Hirva Mamdani, PhD, of the division of hematology-oncology at Indiana University, and colleagues conducted a phase 2 study to assess the safety and efficacy of durvalumab (Imfinzi, AstraZeneca) — a PD-L1 inhibitor — for patients with locally advanced esophageal and gastroesophageal junction adenocarcinoma who did not achieve pathologic complete response after neoadjuvant chemoradiation and R0 resection.

The analysis included 24 patients (median age, 60 years; range, 43-74), of whom 10 had distal esophageal adenocarcinoma and 14 had gastroesophageal adenocarcinoma.

Eighteen patients had received carboplatin plus paclitaxel, and six had received cisplatin and 5-FU. Patients received chemotherapy concurrently with radiation (50 Gy to 50.4 Gy).

Nineteen patients (79%) had positive lymph nodes at the time of surgery after neoadjuvant chemoradiation therapy; of these, three (12.5%) had N3 disease, nine (37.5%) had N2 disease and seven (29%) had N1 disease.

Among the five patients with no positive nodes, two had T3N0 disease, one had T2N0 disease and two had T1N0 disease.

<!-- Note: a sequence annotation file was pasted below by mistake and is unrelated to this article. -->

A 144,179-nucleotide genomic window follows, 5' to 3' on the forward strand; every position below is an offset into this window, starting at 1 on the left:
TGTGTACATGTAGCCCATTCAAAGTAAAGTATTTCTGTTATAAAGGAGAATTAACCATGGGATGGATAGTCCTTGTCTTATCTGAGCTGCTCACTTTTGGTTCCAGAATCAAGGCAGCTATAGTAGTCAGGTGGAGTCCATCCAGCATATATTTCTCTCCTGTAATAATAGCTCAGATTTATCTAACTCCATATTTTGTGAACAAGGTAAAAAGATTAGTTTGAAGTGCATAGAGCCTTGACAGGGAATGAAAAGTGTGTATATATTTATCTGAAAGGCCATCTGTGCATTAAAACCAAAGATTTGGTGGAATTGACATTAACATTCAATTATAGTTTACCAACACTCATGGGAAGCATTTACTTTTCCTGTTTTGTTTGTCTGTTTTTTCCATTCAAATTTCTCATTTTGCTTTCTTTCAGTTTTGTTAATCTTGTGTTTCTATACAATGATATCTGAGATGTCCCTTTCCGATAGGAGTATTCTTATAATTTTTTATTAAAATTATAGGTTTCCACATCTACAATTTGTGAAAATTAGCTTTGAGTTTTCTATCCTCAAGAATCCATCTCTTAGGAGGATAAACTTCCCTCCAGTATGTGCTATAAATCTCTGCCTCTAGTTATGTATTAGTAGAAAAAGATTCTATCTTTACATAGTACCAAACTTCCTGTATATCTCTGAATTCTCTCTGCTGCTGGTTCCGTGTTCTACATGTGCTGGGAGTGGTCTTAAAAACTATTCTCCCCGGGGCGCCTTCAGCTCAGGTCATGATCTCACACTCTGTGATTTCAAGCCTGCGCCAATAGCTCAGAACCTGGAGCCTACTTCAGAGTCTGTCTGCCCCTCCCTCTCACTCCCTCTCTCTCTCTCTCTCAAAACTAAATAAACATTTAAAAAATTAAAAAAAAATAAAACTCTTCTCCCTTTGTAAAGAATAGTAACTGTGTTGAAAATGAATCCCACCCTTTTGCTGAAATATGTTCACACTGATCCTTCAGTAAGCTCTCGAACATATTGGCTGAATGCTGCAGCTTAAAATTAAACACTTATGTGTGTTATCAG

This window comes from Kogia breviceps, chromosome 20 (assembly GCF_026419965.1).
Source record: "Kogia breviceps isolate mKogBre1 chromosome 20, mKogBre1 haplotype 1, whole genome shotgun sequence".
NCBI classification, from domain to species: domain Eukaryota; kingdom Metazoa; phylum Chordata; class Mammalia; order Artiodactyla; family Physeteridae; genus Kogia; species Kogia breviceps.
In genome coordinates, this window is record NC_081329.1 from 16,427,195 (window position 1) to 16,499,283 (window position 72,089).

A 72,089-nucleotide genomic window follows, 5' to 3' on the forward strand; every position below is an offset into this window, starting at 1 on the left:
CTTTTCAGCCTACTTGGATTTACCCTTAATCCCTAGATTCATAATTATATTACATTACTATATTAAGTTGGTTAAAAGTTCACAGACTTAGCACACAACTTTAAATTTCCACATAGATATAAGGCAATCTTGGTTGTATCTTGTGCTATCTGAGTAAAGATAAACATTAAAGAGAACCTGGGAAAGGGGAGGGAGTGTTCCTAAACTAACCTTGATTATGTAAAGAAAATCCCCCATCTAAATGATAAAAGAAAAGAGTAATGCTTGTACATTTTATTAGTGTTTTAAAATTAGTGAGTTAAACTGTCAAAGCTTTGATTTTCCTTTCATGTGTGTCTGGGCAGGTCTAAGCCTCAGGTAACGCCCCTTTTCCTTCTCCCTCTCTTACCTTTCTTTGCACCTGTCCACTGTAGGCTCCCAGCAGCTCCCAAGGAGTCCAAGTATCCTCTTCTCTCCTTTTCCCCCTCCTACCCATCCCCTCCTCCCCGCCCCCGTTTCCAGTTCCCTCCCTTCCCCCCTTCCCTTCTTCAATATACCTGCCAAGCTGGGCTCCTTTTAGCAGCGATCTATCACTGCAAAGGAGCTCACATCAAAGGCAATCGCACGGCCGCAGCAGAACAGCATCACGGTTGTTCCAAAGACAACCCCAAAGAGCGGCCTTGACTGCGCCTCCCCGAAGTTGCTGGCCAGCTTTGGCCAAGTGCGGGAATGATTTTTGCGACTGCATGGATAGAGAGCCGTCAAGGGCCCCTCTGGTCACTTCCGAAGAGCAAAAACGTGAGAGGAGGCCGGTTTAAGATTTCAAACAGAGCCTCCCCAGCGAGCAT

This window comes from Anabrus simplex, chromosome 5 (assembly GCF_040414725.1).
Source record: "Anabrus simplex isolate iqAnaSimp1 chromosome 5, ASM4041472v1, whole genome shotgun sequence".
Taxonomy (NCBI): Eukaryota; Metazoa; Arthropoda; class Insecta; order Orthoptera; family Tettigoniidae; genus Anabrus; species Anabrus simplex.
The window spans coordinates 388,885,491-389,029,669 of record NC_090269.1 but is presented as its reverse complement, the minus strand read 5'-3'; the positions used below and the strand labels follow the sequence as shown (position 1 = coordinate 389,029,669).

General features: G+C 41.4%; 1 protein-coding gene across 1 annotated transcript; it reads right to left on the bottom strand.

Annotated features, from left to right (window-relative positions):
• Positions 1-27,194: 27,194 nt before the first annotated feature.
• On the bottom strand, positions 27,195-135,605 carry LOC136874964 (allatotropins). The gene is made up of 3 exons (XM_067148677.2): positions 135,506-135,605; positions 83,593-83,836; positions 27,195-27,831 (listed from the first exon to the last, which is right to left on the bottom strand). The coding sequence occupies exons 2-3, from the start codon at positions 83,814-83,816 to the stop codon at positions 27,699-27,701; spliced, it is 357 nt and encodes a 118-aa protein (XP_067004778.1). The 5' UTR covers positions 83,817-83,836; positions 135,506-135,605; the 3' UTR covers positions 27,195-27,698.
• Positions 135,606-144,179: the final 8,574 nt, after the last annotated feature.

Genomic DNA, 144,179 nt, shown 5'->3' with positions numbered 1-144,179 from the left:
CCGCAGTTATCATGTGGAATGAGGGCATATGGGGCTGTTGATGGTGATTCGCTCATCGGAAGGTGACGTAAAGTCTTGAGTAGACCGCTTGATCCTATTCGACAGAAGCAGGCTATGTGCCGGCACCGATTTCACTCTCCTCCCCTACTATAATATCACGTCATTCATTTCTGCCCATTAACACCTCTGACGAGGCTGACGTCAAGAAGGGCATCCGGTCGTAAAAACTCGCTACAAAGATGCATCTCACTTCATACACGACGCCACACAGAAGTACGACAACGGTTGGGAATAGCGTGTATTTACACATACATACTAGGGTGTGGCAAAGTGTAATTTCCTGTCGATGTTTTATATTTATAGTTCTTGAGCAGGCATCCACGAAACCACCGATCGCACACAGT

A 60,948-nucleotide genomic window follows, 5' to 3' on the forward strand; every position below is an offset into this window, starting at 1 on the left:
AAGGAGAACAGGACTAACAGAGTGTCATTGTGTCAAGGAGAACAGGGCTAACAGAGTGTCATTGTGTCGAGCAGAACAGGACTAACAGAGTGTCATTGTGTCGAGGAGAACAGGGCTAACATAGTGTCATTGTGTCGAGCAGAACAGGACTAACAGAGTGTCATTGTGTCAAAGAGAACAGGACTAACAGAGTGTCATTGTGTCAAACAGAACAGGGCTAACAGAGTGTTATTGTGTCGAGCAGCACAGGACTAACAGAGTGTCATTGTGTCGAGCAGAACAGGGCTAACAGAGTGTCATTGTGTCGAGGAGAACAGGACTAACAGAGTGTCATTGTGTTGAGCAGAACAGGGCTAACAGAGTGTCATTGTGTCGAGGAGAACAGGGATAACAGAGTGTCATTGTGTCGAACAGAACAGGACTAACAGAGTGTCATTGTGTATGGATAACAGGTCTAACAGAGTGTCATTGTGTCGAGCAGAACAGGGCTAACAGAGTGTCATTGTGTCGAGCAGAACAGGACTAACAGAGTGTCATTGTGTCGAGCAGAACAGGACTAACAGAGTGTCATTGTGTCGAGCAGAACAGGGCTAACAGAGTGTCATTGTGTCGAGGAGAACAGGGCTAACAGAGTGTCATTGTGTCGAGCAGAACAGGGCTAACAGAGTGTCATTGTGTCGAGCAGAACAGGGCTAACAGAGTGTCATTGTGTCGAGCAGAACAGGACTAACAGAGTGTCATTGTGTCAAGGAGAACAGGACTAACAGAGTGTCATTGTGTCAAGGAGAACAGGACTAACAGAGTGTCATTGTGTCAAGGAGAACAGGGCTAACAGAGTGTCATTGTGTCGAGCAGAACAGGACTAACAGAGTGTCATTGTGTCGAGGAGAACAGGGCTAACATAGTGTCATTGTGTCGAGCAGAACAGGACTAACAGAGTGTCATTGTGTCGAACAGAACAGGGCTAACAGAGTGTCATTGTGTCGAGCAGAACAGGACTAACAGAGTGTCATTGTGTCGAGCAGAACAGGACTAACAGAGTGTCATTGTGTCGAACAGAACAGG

All patients received durvalumab 1,500 mg via IV every 4 weeks for up to 1 year after surgery.

One-year RFS served as the primary endpoint. Secondary endpoints included incidence and severity of treatment-related adverse events.

Median follow-up was 11.7 months (range, 1.7-23.9).

By this time, seven patients (29%) had relapsed; five remained alive at the time of analysis.

Seventeen patients (67%) remained disease free; of these, six remained on treatment, seven completed treatment and three were off treatment.

Researchers reported 1-year RFS of 78.6%, higher than the historical rate of 50%.

Mamdani and colleagues projected a 26-month RFS rate of 62.9%.

Five patients developed grade 3 adverse events. These included one case each of diarrhea, hepatitis, encephalopathy, hyperglycemia and hypoglycemia.

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The most common grade 1 and grade 2 adverse events included fatigue (33.3%), nausea (25%) and cough (20.8%). – by Mark Leiser

For more information:

Mamdani H, et al. Abstract 5. Presented at: Gastrointestinal Cancers Symposium; Jan. 17-19, 2019; San Francisco.

Disclosure: Mamdani reports a consultant/advisory role with Tempus. Please see the abstract for all other authors’ relevant financial disclosures.